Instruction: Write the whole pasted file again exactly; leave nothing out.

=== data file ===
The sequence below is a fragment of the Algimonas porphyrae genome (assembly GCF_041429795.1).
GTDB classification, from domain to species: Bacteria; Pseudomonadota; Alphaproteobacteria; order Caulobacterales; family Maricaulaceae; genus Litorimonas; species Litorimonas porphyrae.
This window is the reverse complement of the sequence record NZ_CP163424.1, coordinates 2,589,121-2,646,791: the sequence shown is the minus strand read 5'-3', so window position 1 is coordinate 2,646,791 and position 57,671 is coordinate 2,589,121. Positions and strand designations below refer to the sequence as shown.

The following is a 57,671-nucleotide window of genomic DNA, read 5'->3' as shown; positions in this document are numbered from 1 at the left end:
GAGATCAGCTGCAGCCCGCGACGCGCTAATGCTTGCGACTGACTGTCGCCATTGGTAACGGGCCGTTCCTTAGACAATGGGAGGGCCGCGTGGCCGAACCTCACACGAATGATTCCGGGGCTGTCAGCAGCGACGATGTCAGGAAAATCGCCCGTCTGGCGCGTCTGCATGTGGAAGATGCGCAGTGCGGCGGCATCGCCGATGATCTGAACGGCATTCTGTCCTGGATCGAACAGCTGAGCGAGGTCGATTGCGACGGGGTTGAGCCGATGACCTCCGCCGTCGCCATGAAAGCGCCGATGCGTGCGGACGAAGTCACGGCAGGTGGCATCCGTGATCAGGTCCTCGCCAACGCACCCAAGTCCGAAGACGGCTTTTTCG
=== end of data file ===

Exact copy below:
The sequence below is a fragment of the Algimonas porphyrae genome (assembly GCF_041429795.1).
GTDB classification, from domain to species: Bacteria; Pseudomonadota; Alphaproteobacteria; order Caulobacterales; family Maricaulaceae; genus Litorimonas; species Litorimonas porphyrae.
This window is the reverse complement of the sequence record NZ_CP163424.1, coordinates 2,589,121-2,646,791: the sequence shown is the minus strand read 5'-3', so window position 1 is coordinate 2,646,791 and position 57,671 is coordinate 2,589,121. Positions and strand designations below refer to the sequence as shown.

The following is a 57,671-nucleotide window of genomic DNA, read 5'->3' as shown; positions in this document are numbered from 1 at the left end:
GAGATCAGCTGCAGCCCGCGACGCGCTAATGCTTGCGACTGACTGTCGCCATTGGTAACGGGCCGTTCCTTAGACAATGGGAGGGCCGCGTGGCCGAACCTCACACGAATGATTCCGGGGCTGTCAGCAGCGACGATGTCAGGAAAATCGCCCGTCTGGCGCGTCTGCATGTGGAAGATGCGCAGTGCGGCGGCATCGCCGATGATCTGAACGGCATTCTGTCCTGGATCGAACAGCTGAGCGAGGTCGATTGCGACGGGGTTGAGCCGATGACCTCCGCCGTCGCCATGAAAGCGCCGATGCGTGCGGACGAAGTCACGGCAGGTGGCATCCGTGATCAGGTCCTCGCCAACGCACCCAAGTCCGAAGACGGCTTTTTCG